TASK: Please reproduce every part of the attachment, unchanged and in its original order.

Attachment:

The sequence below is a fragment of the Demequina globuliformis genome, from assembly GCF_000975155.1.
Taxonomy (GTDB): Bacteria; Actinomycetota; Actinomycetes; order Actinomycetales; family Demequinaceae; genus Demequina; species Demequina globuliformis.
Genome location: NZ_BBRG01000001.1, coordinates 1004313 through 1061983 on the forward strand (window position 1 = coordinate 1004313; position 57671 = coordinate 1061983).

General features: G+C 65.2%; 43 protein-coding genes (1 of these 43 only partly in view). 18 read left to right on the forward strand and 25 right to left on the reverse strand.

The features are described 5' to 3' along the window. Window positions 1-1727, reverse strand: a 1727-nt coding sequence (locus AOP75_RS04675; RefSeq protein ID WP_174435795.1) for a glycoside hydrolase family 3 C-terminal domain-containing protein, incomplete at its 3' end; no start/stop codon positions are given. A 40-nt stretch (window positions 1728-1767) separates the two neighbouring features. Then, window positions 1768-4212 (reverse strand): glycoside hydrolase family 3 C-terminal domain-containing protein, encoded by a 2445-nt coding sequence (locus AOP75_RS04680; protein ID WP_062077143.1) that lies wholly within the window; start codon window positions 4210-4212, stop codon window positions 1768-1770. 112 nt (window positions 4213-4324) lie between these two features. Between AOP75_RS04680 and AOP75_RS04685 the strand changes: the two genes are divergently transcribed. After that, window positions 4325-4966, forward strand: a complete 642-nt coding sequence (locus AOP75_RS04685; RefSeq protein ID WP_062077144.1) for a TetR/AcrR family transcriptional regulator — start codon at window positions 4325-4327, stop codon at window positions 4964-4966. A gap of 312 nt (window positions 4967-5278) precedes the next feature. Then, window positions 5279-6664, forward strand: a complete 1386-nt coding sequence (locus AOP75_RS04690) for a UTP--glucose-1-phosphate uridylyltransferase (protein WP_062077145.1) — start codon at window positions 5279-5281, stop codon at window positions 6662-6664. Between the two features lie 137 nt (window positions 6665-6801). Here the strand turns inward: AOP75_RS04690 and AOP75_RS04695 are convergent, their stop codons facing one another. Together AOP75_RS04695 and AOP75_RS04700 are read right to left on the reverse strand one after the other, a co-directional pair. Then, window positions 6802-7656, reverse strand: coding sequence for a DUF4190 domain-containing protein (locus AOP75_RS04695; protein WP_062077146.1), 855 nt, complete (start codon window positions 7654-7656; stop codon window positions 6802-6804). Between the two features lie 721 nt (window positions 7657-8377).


The sequence below is a fragment of the Demequina globuliformis genome, from assembly GCF_000975155.1.
Taxonomy (GTDB): Bacteria; Actinomycetota; Actinomycetes; order Actinomycetales; family Demequinaceae; genus Demequina; species Demequina globuliformis.
Genome location: NZ_BBRG01000001.1, coordinates 1004313 through 1061983 on the forward strand (window position 1 = coordinate 1004313; position 57671 = coordinate 1061983).

General features: G+C 65.2%; 43 protein-coding genes (1 of these 43 only partly in view). 18 read left to right on the forward strand and 25 right to left on the reverse strand.

The features are described 5' to 3' along the window. Window positions 1-1727, reverse strand: a 1727-nt coding sequence (locus AOP75_RS04675; RefSeq protein ID WP_174435795.1) for a glycoside hydrolase family 3 C-terminal domain-containing protein, incomplete at its 3' end; no start/stop codon positions are given. A 40-nt stretch (window positions 1728-1767) separates the two neighbouring features. Then, window positions 1768-4212 (reverse strand): glycoside hydrolase family 3 C-terminal domain-containing protein, encoded by a 2445-nt coding sequence (locus AOP75_RS04680; protein ID WP_062077143.1) that lies wholly within the window; start codon window positions 4210-4212, stop codon window positions 1768-1770. 112 nt (window positions 4213-4324) lie between these two features. Between AOP75_RS04680 and AOP75_RS04685 the strand changes: the two genes are divergently transcribed. After that, window positions 4325-4966, forward strand: a complete 642-nt coding sequence (locus AOP75_RS04685; RefSeq protein ID WP_062077144.1) for a TetR/AcrR family transcriptional regulator — start codon at window positions 4325-4327, stop codon at window positions 4964-4966. A gap of 312 nt (window positions 4967-5278) precedes the next feature. Then, window positions 5279-6664, forward strand: a complete 1386-nt coding sequence (locus AOP75_RS04690) for a UTP--glucose-1-phosphate uridylyltransferase (protein WP_062077145.1) — start codon at window positions 5279-5281, stop codon at window positions 6662-6664. Between the two features lie 137 nt (window positions 6665-6801). Here the strand turns inward: AOP75_RS04690 and AOP75_RS04695 are convergent, their stop codons facing one another. Together AOP75_RS04695 and AOP75_RS04700 are read right to left on the reverse strand one after the other, a co-directional pair. Then, window positions 6802-7656, reverse strand: coding sequence for a DUF4190 domain-containing protein (locus AOP75_RS04695; protein WP_062077146.1), 855 nt, complete (start codon window positions 7654-7656; stop codon window positions 6802-6804). Between the two features lie 721 nt (window positions 7657-8377).